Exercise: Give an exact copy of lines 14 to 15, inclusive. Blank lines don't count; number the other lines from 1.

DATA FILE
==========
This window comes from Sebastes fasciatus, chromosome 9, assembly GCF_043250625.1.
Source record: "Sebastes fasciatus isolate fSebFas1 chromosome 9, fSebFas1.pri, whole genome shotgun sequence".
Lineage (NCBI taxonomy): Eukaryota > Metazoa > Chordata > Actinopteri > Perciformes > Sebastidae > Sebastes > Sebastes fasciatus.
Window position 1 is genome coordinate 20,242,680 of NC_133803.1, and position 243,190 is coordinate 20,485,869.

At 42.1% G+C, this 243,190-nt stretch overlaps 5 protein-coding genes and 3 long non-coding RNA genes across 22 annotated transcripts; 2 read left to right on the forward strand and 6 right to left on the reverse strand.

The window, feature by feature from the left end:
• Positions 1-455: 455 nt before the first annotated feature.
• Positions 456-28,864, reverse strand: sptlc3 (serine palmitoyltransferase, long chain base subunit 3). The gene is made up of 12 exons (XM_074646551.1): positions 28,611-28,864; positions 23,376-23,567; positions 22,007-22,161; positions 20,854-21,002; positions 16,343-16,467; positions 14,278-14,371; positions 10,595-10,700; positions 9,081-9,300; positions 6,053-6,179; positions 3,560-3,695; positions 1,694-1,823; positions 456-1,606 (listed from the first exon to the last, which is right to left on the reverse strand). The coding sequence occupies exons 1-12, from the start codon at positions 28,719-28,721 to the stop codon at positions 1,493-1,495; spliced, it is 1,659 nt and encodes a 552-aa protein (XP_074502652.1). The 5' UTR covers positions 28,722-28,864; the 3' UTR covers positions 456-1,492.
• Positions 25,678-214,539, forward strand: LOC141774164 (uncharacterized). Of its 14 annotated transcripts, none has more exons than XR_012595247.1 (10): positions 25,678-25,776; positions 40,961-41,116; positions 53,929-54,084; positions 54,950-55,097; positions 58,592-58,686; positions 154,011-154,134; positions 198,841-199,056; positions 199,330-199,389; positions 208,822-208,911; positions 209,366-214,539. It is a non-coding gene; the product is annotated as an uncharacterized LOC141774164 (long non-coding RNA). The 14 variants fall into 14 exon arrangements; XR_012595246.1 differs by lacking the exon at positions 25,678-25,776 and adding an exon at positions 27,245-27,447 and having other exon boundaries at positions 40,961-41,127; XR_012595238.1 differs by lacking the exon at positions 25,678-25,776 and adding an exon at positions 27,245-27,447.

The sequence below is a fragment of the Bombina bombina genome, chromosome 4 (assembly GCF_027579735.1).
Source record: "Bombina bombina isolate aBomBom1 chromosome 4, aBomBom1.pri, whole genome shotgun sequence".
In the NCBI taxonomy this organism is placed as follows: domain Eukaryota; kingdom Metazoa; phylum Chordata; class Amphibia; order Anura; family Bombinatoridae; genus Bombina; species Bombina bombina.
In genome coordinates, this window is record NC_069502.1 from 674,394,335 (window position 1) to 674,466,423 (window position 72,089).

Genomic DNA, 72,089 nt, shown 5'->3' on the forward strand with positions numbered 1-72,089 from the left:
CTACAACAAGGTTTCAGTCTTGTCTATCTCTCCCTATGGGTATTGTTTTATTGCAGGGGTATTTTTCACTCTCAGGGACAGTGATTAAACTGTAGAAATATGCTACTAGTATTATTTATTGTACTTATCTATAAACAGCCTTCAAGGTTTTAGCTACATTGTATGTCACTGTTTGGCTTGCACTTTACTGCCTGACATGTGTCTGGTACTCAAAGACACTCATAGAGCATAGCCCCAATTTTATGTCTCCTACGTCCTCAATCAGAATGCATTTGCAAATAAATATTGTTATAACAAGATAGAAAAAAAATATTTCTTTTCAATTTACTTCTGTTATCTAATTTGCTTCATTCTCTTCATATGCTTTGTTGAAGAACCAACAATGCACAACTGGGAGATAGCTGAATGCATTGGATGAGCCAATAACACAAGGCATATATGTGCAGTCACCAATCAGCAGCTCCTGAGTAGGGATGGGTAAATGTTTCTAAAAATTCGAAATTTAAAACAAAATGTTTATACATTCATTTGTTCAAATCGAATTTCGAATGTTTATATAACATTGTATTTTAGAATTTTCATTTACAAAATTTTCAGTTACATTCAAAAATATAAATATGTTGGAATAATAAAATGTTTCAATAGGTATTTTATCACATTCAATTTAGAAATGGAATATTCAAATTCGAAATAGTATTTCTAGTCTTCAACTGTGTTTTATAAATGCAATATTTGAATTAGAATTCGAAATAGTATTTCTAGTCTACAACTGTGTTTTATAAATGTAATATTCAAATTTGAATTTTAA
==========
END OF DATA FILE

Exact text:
Genomic DNA, 72,089 nt, shown 5'->3' on the forward strand with positions numbered 1-72,089 from the left:
CTACAACAAGGTTTCAGTCTTGTCTATCTCTCCCTATGGGTATTGTTTTATTGCAGGGGTATTTTTCACTCTCAGGGACAGTGATTAAACTGTAGAAATATGCTACTAGTATTATTTATTGTACTTATCTATAAACAGCCTTCAAGGTTTTAGCTACATTGTATGTCACTGTTTGGCTTGCACTTTACTGCCTGACATGTGTCTGGTACTCAAAGACACTCATAGAGCATAGCCCCAATTTTATGTCTCCTACGTCCTCAATCAGAATGCATTTGCAAATAAATATTGTTATAACAAGATAGAAAAAAAATATTTCTTTTCAATTTACTTCTGTTATCTAATTTGCTTCATTCTCTTCATATGCTTTGTTGAAGAACCAACAATGCACAACTGGGAGATAGCTGAATGCATTGGATGAGCCAATAACACAAGGCATATATGTGCAGTCACCAATCAGCAGCTCCTGAGTAGGGATGGGTAAATGTTTCTAAAAATTCGAAATTTAAAACAAAATGTTTATACATTCATTTGTTCAAATCGAATTTCGAATGTTTATATAACATTGTATTTTAGAATTTTCATTTACAAAATTTTCAGTTACATTCAAAAATATAAATATGTTGGAATAATAAAATGTTTCAATAGGTATTTTATCACATTCAATTTAGAAATGGAATATTCAAATTCGAAATAGTATTTCTAGTCTTCAACTGTGTTTTATAAATGCAATATTTGAATTAGAATTCGAAATAGTATTTCTAGTCTACAACTGTGTTTTATAAATGTAATATTCAAATTTGAATTTTAA